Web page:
I have found many posts catering to beginners with Lua, but not many helping people improve their knowledge of Lua after they’ve got started. Hopefully I can address this issue today with this blog post, and give you all a few new things to work with, and improve your scripts.
Datastores are by far the best way of storing persistent data such as score, or items in their inventory. Some games I’ve played, they use datastores to save models and art – so it depends on use case. To get started with datastores, you will need to get the service from the game. To do this, use “game:GetService(var)” where “var” is the string of the service name – it will return the service which means you can call functions which reference the service, or store it in a variable like so: “local DatastoreService = game:GetService(“DatastoreService)”.
Now you may want to get a specific datastore by calling DatastoreService, so to do this you need to use a member function called “GetDataStore”. This function is able to take two arguments, one is the string and the other is the name of the scope of the assigned datastore. Scope becomes relevant when your game has multiple worlds in it. The scope can be a good thing if you have multiple datastores for a single player, for example Resources or Score. You would make the scope the players unique ID so it doesn’t get referenced by other players ingame – as it’s unique to that single individual. Scope is an optional argument, so you only need a minimum of one argument in order to use “GetDataStore”.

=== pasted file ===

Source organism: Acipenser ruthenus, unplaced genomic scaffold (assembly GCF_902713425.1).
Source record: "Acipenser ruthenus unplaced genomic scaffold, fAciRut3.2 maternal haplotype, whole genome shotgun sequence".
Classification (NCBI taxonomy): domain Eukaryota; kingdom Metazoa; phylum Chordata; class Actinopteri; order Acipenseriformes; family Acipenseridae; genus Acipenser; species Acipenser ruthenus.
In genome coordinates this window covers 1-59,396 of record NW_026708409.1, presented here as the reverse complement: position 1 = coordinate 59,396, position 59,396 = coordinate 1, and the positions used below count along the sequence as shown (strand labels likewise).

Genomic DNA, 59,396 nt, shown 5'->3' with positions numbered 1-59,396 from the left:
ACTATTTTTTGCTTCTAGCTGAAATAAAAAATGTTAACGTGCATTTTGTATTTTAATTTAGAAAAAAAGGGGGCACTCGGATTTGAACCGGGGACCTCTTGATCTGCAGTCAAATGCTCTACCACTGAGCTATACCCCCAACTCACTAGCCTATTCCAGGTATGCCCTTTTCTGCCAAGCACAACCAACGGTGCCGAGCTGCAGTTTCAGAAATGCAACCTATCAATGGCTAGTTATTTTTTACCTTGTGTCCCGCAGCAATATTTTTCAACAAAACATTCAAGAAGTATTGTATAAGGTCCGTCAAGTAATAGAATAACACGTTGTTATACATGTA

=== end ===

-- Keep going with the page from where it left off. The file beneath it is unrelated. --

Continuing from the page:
You can use “local Datastore = DatastoreService:GetDataStore(“score”)” which will load the datastore “score” in the global scope, which means it can be used by any function now referenced without having to call that same datastore.
I’m still in the beginner stages with CFrame, however I find writing blog posts helps me digest information. I still have knowledge I can share with you, so I’ll go ahead and spill the beans on everything I know here. CFrames are much more powerful and versitile than vectors, as they both store location/rotation as well as unit vectors with the direction of each face – which is useful for instance to make a section of an object move forwards, all you have to do is multiply CFrame by the new CFrame made by Vector3 of its LookVector. CFrames also make methods for rotations available, as you have Euler Angles which are the relative axis of the selected part. This means you can easily rotate a section around it’s positioned axis which is better than rotating on absoloute axis.